Cohort poster JC’s shots are all from Carmel, CA, a very exclusive and expensive little enclave. So it’s not surprising that the cars he shoots are almost invariably very expensive exotics and classics. Add this 4Runner to the list; this is the Holy Grail of gen1 4Runners, which have had a strong following almost forever and have recently become seriously collectible and expensive. But the very rare Turbo version is in a league of its own, and the perfectly restore one here is something we might expect T87 to find in the streets of Tokyo.

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School Safety Patrols – Civic Responsibility and Pedestrian Protection

In an earlier post about school buses, the subject of School Safety Patrols – commonly known as “Patrols” or “Patrollers” – came up. Given that Patrols were a fixture of my mid/late 20th Century youth as well as their clear connection to automobile culture, it was interesting to me that this topic had not been addressed by another CC article.

So let’s cross that potential topic off the list. We were all kids once, and most of us went to one manner of school or another, so there’s a good chance that there are school safety patrols existing somewhere in our pasts.  If not that, then I will note that my research for this article has turned up an amazing number of photographs and videos that contain all sorts of good car-spotting; and even a few trucks and buses and some petroliana. There’s something here for everyone.

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Housekeeping: Still Trying To Track Down The Gremlins

Yes, we were down for some hours today, and some posts are still throwing 404 errors. David Saunders has been hard at work in the evenings after work to make the necessary repairs and try to figure out what started all this.  Probably an automatic update to a plugin, or something like that. Please be patient, and if we’re down, check back later, as there may be a few outages during the repair process.

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Future CC: 2014 Cadillac CTS-V Wagon – Born A Classic

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(first posted 10/5/2016)  For us Curbavores, it’s always a satisfying moment to spot an older car that has since become a rare sight on the road. However, it’s infrequently the situation where this rare find is a car only several years old. With just 2,139 examples produced over four model years, the 2011-2014 Cadillac CTS-V sport wagon is undoubtedly one of General Motors’ rarest vehicles of the past decade, and a car already destined to become a collector’s classic.

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Automotive History: The Small Ford Flathead V8 (V8-60), Part Three – The Simca Years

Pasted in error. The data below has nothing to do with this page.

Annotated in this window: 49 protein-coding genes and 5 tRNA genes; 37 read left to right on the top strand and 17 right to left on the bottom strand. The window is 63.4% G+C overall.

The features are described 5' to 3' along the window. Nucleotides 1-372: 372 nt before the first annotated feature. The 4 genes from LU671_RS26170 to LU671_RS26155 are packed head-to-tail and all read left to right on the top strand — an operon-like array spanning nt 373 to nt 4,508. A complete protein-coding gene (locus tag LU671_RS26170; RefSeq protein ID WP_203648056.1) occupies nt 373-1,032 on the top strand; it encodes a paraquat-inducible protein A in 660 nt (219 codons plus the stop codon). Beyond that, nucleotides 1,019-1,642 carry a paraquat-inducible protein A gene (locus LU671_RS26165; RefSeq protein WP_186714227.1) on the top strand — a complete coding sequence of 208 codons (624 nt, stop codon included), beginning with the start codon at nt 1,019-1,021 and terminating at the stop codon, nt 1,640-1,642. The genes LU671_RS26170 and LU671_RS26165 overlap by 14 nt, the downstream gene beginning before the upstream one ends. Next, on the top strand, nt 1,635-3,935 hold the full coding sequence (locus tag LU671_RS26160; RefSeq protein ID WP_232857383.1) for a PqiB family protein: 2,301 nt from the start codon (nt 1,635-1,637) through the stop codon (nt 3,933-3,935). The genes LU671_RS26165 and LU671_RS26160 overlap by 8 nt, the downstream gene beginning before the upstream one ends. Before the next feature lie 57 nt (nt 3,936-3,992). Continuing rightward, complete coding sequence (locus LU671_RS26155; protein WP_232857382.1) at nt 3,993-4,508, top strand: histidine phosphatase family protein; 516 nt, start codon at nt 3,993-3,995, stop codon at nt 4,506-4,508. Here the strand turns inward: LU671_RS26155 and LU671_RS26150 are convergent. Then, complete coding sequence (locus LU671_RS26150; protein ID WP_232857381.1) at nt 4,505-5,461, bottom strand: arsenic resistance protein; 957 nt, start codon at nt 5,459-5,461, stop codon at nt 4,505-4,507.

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(first posted 10/5/2016)     In 1955, flathead V8s were no longer powering North American cars. The creator of this legendary engine, Ford, had moved on to more modern designs. Side-valves were on their way out in most places. OHVs (sometimes via OHC) were becoming the norm, as flatheads displayed rather limited efficiency. But one company stuck with flathead V8s, as it had inherited a revamped V8-60 from Ford in a brand new body shell. That company, Simca, would build our small V8 into the ‘60s.

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Curbside Classic: 1978 Cadillac Fleetwood Eldorado – The Biggest, Baddest Brougham Of Them All

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(first posted 4/15/2013)     As most of you know, the big, floaty Coupe de Ville, Sedan de Ville and Fleetwood Brougham went on a crash diet for the 1977 model year. While still nice luxury cars in their own right (and much better road cars), the downsizing left only one Cadillac model with truly uncompromising dimensions: The Fleetwood Eldorado. Read the rest of this entry »

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Cohort Pic(k) of the Day: Chrysler LeBaron (K) Spotted Resting In Budapest

Roshake found this LeBaron resting in a courtyard in Budapest. These LeBarons have become quite rare in my part of the world; it’s been years. It was the first of many dress-ups of the K-Car, and as such, something of a pioneer.

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CC Capsule: 2002 Fiat Multipla – Muffin Top

I don’t know what it was like before the Edsel came out. Nor did I witness the launch of the Citroën Ami 6, the Austin Allegro or the VW 411/412. Those all came out before I did, so they were just a fact of life, a questionable piece of automotive history that could not be helped. But I do remember how prettier the world was before the Fiat Multipla.